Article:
I have based my career on being able to sell and teaching others how to sell. While these might seem opposites I will discuss in this blog why I think combining each trait can make a good wealth advisor. Fortunately the industry is starting to believe this but they are not walking the talk yet. Social Media has given me the conch so I’ll explain why this concept should improve your life and increase you EQ.
Wall Street screens client representatives based on how much revenue they generated for their last firm. Recruiters ask candidates to provide them with a commission run and base their recruiting deals on “trailing 12” revenues. The message sent on day one is that revenues are important. Most blogs and the established financial press demonize commission based advisors. We believe that their leaders share some of the blame. The leaders compensation is based on how many high revenue producing advisors they hire and how many high revenue producing products they “sell” to their clients. I have attended several meetings with new advisors and their clients where the advisor fein ignorance. Doesn’t every defendant claim they are innocent?
LCD is an abbreviation that compliance officers love. It stands for the lowest common denominator. Why do they love it and why should we care? If all products and services are positioned in the same approved way (LCD) it makes a supervisor’s job easier. Supervisors only have one product or service to evaluate. This also opens the door for an easy answer of NO. This frustrates sophisticated advisors and makes sophisticated clients wonder if they have gone to a McDonalds instead of a Michelin rated restaurant. Both advisors and their clients want Michelin.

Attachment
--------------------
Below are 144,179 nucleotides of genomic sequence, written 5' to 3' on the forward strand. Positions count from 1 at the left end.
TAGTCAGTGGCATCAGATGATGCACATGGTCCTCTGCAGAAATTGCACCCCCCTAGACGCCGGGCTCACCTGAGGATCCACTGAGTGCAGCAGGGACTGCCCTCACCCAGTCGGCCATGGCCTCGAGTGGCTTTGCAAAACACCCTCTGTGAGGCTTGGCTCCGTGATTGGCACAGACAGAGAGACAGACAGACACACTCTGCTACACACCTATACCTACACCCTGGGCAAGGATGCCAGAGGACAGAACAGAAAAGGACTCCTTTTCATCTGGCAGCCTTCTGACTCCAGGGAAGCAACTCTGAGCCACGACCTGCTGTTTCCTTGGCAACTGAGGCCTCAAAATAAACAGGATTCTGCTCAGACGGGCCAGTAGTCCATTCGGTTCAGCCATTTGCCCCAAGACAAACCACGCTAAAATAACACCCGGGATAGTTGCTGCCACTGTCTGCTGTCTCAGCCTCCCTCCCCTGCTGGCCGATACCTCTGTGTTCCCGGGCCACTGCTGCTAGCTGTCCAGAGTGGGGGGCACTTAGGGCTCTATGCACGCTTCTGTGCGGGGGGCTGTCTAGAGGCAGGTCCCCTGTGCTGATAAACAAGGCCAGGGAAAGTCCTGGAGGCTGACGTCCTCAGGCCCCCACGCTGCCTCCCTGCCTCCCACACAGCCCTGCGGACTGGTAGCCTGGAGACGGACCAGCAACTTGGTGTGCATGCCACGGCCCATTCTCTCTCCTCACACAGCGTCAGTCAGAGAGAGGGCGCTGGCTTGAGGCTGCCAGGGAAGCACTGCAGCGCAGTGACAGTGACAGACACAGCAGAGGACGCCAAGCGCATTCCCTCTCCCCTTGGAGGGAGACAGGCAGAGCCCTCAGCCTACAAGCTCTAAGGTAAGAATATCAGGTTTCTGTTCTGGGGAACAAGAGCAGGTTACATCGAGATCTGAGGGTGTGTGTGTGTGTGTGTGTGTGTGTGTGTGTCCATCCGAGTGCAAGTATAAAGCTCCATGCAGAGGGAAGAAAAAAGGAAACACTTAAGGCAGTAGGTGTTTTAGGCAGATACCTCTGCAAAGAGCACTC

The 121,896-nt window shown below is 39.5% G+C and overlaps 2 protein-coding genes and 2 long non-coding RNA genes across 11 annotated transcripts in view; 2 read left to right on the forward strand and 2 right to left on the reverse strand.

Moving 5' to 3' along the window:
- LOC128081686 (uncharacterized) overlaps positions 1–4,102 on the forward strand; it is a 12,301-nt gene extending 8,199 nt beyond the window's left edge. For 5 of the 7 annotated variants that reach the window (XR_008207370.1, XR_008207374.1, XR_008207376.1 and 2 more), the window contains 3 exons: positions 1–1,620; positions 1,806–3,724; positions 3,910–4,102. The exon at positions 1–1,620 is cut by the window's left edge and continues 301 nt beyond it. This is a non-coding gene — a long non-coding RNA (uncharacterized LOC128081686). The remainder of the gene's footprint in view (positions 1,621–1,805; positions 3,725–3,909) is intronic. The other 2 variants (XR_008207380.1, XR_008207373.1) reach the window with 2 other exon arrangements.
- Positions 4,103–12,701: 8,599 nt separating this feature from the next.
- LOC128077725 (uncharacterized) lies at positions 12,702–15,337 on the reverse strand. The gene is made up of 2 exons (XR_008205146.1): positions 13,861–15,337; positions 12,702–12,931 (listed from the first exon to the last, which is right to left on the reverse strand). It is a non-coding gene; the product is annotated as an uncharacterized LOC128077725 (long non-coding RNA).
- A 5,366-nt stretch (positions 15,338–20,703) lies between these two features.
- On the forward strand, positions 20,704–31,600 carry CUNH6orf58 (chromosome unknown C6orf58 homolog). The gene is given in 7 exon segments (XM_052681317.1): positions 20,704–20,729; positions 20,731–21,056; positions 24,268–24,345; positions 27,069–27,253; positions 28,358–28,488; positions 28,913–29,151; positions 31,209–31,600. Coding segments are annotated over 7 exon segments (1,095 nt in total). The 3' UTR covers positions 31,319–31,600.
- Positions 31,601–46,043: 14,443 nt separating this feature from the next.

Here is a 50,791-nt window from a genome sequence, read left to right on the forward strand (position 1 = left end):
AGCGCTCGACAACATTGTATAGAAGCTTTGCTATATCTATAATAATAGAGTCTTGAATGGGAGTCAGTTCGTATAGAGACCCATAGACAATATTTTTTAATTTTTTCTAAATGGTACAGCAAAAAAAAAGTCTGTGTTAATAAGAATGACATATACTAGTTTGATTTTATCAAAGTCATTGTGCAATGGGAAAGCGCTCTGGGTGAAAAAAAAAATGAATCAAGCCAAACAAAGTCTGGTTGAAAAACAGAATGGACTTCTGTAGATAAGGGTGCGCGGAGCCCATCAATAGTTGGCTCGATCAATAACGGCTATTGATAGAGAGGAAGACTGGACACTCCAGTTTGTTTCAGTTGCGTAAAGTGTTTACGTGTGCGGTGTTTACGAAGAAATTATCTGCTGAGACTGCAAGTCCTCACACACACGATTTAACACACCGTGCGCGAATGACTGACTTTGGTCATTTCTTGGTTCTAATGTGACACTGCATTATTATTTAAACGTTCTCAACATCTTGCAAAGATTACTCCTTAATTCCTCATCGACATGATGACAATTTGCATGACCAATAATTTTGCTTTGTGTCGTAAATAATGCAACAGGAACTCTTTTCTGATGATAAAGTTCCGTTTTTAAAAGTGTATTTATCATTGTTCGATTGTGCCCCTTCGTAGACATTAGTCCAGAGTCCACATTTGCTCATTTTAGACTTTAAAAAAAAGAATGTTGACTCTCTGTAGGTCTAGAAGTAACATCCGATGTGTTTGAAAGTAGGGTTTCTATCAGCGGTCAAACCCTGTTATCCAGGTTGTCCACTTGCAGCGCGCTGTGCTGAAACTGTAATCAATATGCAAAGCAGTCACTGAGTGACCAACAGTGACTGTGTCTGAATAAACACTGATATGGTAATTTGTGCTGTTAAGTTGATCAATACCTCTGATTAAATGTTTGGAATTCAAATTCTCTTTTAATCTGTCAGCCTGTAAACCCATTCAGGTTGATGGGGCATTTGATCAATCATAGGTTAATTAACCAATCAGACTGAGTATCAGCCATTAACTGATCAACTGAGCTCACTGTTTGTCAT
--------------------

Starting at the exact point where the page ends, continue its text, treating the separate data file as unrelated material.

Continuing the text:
The good news is that EQ can be developed. One of the best advisory firms I have worked with helps advisors and their clients develop EQ through Conversations Around the Campfire. My first reaction to an invitation was to say thanks, but no thanks. However after several “conversations” I was hooked. I enjoyed the events because they allowed me to open up and share my thoughts with others. Their thoughts and fears sounded similar to mine. Our similarities improved our EQ and we felt better. Dr. Travis Bradberry provided further research on why. His best selling book Emotional Intelligence 2.0 is a must read for advisors and their clients.
EQ is a confusing concept that a Harvard graduate can’t take the test for you. This is bad news for Rick Singer and good news for people who have developed a high EQ.